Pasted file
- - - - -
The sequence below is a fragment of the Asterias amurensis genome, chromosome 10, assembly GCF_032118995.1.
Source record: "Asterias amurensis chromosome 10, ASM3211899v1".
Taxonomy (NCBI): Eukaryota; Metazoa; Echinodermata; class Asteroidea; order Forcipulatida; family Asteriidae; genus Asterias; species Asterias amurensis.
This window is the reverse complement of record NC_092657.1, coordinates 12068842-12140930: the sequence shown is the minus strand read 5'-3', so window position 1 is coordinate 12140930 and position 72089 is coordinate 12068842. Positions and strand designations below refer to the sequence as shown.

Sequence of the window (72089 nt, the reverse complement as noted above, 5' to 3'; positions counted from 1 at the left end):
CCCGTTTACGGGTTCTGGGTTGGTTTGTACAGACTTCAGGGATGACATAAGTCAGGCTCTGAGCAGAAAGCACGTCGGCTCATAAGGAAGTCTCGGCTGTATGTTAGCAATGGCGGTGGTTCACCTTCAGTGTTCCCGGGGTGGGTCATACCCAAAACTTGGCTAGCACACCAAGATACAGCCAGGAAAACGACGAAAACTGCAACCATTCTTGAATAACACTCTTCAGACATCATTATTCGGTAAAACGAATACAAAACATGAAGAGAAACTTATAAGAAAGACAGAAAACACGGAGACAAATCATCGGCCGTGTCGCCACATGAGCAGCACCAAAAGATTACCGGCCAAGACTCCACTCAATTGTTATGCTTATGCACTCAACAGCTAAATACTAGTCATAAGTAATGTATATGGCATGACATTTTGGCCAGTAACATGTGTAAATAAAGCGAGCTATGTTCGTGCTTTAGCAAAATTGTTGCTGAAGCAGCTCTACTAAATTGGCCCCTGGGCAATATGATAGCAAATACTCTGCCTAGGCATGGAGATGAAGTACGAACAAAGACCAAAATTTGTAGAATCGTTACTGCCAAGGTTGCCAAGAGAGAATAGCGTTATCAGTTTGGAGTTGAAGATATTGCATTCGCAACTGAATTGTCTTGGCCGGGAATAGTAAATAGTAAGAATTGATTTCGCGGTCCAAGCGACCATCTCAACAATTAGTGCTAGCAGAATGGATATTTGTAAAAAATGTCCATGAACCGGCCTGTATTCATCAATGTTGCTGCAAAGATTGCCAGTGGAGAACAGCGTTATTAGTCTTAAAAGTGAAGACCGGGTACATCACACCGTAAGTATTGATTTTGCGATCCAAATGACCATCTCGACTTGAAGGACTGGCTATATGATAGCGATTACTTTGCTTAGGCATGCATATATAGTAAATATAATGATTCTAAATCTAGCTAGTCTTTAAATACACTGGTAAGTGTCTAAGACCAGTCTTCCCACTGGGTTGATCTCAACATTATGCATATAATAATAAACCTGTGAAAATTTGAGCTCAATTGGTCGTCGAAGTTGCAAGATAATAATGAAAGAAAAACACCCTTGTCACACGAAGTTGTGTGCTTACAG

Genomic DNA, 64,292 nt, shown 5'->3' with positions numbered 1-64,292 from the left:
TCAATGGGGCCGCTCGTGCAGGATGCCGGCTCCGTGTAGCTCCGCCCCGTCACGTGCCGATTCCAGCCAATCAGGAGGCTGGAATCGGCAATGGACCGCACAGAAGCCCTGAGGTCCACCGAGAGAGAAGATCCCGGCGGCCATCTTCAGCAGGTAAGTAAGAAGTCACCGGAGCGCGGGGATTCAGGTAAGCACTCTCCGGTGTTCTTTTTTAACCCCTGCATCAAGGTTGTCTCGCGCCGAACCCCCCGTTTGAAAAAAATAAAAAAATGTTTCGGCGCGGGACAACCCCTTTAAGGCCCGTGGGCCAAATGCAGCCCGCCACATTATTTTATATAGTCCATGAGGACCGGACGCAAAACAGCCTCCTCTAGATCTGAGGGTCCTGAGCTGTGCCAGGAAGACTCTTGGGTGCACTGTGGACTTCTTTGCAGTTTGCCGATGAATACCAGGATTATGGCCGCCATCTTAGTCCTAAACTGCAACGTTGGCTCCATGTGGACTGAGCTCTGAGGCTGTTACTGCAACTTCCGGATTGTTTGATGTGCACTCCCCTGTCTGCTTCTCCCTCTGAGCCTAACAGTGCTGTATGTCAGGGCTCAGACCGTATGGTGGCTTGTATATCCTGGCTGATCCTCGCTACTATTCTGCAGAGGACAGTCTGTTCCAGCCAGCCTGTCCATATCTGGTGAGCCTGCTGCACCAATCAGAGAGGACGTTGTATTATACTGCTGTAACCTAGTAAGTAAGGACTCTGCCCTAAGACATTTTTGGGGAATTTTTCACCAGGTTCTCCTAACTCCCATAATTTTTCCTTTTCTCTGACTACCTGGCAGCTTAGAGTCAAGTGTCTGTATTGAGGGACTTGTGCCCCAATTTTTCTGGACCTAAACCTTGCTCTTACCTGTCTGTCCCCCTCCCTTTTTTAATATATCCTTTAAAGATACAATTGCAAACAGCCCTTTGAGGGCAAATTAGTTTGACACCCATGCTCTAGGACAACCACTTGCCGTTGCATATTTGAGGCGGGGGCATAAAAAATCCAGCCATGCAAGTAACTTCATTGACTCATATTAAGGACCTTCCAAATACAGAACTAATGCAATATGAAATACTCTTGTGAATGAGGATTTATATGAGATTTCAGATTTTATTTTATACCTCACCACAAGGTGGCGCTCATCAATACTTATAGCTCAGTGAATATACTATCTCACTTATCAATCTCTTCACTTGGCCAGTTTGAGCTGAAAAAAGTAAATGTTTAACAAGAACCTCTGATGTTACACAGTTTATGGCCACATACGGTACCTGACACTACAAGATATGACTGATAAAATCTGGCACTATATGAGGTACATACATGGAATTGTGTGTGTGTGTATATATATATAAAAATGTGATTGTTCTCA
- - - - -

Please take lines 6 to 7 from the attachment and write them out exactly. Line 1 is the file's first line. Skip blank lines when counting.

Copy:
CCCGTTTACGGGTTCTGGGTTGGTTTGTACAGACTTCAGGGATGACATAAGTCAGGCTCTGAGCAGAAAGCACGTCGGCTCATAAGGAAGTCTCGGCTGTATGTTAGCAATGGCGGTGGTTCACCTTCAGTGTTCCCGGGGTGGGTCATACCCAAAACTTGGCTAGCACACCAAGATACAGCCAGGAAAACGACGAAAACTGCAACCATTCTTGAATAACACTCTTCAGACATCATTATTCGGTAAAACGAATACAAAACATGAAGAGAAACTTATAAGAAAGACAGAAAACACGGAGACAAATCATCGGCCGTGTCGCCACATGAGCAGCACCAAAAGATTACCGGCCAAGACTCCACTCAATTGTTATGCTTATGCACTCAACAGCTAAATACTAGTCATAAGTAATGTATATGGCATGACATTTTGGCCAGTAACATGTGTAAATAAAGCGAGCTATGTTCGTGCTTTAGCAAAATTGTTGCTGAAGCAGCTCTACTAAATTGGCCCCTGGGCAATATGATAGCAAATACTCTGCCTAGGCATGGAGATGAAGTACGAACAAAGACCAAAATTTGTAGAATCGTTACTGCCAAGGTTGCCAAGAGAGAATAGCGTTATCAGTTTGGAGTTGAAGATATTGCATTCGCAACTGAATTGTCTTGGCCGGGAATAGTAAATAGTAAGAATTGATTTCGCGGTCCAAGCGACCATCTCAACAATTAGTGCTAGCAGAATGGATATTTGTAAAAAATGTCCATGAACCGGCCTGTATTCATCAATGTTGCTGCAAAGATTGCCAGTGGAGAACAGCGTTATTAGTCTTAAAAGTGAAGACCGGGTACATCACACCGTAAGTATTGATTTTGCGATCCAAATGACCATCTCGACTTGAAGGACTGGCTATATGATAGCGATTACTTTGCTTAGGCATGCATATATAGTAAATATAATGATTCTAAATCTAGCTAGTCTTTAAATACACTGGTAAGTGTCTAAGACCAGTCTTCCCACTGGGTTGATCTCAACATTATGCATATAATAATAAACCTGTGAAAATTTGAGCTCAATTGGTCGTCGAAGTTGCAAGATAATAATGAAAGAAAAACACCCTTGTCACACGAAGTTGTGTGCTTACAG

Genomic DNA, 64,292 nt, shown 5'->3' with positions numbered 1-64,292 from the left: